Maple syrup is also quite rich in phenolic compounds that help fight inflammation. A study found that these anti-inflammatory attributes of maple syrup can help combat neuroinflammation in patients with Alzheimer’s disease (3).

2. May Boost Brain Health

We already discussed how maple syrup could beat brain inflammation and benefit people who have Alzheimer’s. In mice studies, pure maple syrup was found to boost brain health. More studies are warranted to further understand the effects of maple syrup on the human brain (3).

The antioxidants in maple syrup can protect the brain from oxidative stress and its ill effects.

3. Aids Cancer Treatment

Research suggests that pure maple syrup may inhibit cell proliferation and invasion in cancer patients (4). Extracts of maple syrup were found to have antioxidant and anti-proliferative effects against cancer cell lines (4). The antioxidant properties of maple syrup are directly proportionate to its color – the darker the syrup, the stronger its antioxidant profile (4).

In another study, dark-colored maple syrup showed positive effects on gastrointestinal cell lines (5). The syrup contains certain active ingredients that offer protection from cancer. The study also suggests that routine intake of dark-colored maple syrup can suppress the progression of gastric and esophageal cancers.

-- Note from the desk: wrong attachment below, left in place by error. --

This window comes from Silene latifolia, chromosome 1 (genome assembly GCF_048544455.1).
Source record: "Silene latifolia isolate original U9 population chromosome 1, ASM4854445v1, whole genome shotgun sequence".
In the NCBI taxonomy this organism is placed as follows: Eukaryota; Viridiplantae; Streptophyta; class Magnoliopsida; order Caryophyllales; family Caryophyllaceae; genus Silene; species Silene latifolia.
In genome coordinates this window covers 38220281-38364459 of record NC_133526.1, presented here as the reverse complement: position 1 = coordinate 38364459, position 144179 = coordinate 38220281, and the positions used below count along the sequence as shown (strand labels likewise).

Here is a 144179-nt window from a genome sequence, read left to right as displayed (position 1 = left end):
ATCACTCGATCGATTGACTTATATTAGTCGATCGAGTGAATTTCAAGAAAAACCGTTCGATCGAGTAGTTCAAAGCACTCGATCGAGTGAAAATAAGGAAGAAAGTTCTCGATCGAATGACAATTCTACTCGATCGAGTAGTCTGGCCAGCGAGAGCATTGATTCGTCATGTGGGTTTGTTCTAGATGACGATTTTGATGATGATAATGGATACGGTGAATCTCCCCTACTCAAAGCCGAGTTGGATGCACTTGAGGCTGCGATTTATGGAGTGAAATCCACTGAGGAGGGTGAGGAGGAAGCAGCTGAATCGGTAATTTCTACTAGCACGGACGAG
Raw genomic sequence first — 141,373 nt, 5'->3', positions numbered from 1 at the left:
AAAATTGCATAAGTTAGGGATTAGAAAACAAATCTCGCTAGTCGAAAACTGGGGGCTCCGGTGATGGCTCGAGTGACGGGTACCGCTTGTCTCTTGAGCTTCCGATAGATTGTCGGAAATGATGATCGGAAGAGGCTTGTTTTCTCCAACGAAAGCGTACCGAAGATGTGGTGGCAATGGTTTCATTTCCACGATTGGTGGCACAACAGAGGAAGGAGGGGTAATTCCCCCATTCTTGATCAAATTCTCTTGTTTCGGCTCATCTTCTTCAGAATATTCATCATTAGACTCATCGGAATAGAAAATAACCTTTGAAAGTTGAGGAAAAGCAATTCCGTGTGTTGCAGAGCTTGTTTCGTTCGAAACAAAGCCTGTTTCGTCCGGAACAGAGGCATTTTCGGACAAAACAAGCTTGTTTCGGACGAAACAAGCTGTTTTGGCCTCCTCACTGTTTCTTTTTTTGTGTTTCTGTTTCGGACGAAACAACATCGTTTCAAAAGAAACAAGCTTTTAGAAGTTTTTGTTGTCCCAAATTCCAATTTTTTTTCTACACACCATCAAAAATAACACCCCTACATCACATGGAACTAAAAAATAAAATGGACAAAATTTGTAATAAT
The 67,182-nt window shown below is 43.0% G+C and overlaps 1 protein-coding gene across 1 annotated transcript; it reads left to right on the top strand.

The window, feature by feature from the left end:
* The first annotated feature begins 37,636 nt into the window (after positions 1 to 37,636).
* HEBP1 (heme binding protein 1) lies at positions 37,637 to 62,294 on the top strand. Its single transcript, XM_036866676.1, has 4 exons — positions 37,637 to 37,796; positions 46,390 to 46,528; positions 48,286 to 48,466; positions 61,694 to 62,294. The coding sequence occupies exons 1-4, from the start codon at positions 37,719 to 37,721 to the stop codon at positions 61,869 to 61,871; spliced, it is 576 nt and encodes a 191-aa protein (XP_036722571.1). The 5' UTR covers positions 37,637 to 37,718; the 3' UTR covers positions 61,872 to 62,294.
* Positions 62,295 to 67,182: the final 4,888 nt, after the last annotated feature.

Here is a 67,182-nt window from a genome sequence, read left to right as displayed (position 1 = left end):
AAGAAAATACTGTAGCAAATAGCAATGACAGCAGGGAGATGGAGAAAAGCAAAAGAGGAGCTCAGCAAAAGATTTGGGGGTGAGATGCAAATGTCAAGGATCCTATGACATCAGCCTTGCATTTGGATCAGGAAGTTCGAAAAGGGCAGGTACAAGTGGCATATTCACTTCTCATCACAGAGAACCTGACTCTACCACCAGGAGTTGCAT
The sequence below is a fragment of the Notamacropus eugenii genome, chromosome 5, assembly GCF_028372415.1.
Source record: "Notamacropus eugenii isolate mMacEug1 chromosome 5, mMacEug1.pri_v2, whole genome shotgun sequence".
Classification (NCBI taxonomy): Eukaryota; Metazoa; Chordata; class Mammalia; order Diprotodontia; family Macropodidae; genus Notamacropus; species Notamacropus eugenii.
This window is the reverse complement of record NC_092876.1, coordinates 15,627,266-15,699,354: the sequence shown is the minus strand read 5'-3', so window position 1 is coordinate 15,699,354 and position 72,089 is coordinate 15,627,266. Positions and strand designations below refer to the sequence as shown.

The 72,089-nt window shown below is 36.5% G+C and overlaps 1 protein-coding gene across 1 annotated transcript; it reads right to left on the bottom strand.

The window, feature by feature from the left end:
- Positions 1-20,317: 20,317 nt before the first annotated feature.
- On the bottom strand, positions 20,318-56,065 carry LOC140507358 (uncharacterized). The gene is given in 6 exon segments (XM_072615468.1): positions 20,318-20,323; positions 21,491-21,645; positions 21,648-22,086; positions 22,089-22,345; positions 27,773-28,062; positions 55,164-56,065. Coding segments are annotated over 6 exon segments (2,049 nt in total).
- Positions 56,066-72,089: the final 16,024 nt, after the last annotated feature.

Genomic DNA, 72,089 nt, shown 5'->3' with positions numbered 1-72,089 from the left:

4. May Aid Digestion

This has got to do with the fact that maple syrup can replace most other refined sugars in your food. Excess intake of refined sugars can lead to digestive system issues like irritable bowel syndrome and leaky gut. But, this may not be the case with maple syrup.

Artificial sweeteners contain polyols that cause flatulence and abdominal discomfort (6). Maple syrup, as an alternative, can prevent these issues.

5. Is Better Than Regular Table Sugar